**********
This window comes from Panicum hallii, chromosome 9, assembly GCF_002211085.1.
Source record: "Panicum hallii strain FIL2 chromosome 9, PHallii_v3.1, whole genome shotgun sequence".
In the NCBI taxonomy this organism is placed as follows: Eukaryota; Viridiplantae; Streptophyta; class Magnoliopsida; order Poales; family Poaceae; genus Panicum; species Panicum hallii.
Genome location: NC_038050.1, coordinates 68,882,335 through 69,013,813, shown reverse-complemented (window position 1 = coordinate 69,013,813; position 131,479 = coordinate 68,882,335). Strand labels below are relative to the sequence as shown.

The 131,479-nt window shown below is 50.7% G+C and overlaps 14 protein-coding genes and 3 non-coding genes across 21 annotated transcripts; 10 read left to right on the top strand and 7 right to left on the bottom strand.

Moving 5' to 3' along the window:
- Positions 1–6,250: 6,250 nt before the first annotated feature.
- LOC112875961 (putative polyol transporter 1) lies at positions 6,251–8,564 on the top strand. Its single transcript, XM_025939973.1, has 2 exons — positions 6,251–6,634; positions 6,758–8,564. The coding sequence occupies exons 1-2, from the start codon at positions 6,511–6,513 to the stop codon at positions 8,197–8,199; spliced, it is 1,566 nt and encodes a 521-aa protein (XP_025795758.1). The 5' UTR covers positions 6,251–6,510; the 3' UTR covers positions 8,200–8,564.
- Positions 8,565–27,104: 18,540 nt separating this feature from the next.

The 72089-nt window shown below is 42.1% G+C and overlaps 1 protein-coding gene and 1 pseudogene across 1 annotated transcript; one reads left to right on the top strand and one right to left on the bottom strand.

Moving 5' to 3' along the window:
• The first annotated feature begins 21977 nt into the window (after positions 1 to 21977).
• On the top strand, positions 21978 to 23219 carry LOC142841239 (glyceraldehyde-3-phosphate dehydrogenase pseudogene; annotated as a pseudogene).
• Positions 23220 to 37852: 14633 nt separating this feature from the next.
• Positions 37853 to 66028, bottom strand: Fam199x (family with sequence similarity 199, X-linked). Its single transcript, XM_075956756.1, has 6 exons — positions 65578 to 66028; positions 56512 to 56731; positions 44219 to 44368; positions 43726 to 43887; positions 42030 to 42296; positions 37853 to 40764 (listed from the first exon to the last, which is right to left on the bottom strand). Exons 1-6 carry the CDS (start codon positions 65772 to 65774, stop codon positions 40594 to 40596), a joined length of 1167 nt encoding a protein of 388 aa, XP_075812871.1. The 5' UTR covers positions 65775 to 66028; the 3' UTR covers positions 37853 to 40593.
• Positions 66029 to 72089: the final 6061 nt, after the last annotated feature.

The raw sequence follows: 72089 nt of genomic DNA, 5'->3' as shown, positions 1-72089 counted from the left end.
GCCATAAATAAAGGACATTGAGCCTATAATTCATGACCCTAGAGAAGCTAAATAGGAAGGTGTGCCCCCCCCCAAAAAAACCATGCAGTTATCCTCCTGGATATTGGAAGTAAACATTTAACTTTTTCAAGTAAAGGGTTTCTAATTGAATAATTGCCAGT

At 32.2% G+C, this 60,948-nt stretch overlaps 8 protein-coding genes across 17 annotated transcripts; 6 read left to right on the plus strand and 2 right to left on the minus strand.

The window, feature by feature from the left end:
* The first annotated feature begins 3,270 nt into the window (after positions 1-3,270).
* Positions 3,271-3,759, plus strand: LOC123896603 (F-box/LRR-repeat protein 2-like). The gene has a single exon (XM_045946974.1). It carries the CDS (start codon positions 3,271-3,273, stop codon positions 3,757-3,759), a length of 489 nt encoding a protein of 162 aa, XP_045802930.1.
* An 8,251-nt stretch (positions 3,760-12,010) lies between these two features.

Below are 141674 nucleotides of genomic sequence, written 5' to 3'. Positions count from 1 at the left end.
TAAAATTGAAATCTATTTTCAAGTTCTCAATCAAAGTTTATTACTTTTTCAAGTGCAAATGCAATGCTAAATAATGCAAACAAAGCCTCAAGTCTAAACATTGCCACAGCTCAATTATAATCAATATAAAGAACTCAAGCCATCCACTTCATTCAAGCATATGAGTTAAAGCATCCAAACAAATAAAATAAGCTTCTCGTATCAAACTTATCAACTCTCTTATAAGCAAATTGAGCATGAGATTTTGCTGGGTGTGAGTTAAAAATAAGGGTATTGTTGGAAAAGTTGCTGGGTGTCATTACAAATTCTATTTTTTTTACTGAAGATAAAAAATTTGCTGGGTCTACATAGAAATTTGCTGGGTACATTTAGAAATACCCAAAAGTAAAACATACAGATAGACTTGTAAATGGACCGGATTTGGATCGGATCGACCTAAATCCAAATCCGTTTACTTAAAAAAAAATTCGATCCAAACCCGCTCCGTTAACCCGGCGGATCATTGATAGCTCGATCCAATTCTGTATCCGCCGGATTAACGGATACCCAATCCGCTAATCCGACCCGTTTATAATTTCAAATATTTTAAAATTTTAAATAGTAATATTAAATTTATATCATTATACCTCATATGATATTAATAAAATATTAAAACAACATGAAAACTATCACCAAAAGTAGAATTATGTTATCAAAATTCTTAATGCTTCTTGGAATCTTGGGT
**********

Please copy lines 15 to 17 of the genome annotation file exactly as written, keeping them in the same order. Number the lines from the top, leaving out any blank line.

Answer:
• Positions 37853 to 66028, bottom strand: Fam199x (family with sequence similarity 199, X-linked). Its single transcript, XM_075956756.1, has 6 exons — positions 65578 to 66028; positions 56512 to 56731; positions 44219 to 44368; positions 43726 to 43887; positions 42030 to 42296; positions 37853 to 40764 (listed from the first exon to the last, which is right to left on the bottom strand). Exons 1-6 carry the CDS (start codon positions 65772 to 65774, stop codon positions 40594 to 40596), a joined length of 1167 nt encoding a protein of 388 aa, XP_075812871.1. The 5' UTR covers positions 65775 to 66028; the 3' UTR covers positions 37853 to 40593.
• Positions 66029 to 72089: the final 6061 nt, after the last annotated feature.

The raw sequence follows: 72089 nt of genomic DNA, 5'->3' as shown, positions 1-72089 counted from the left end.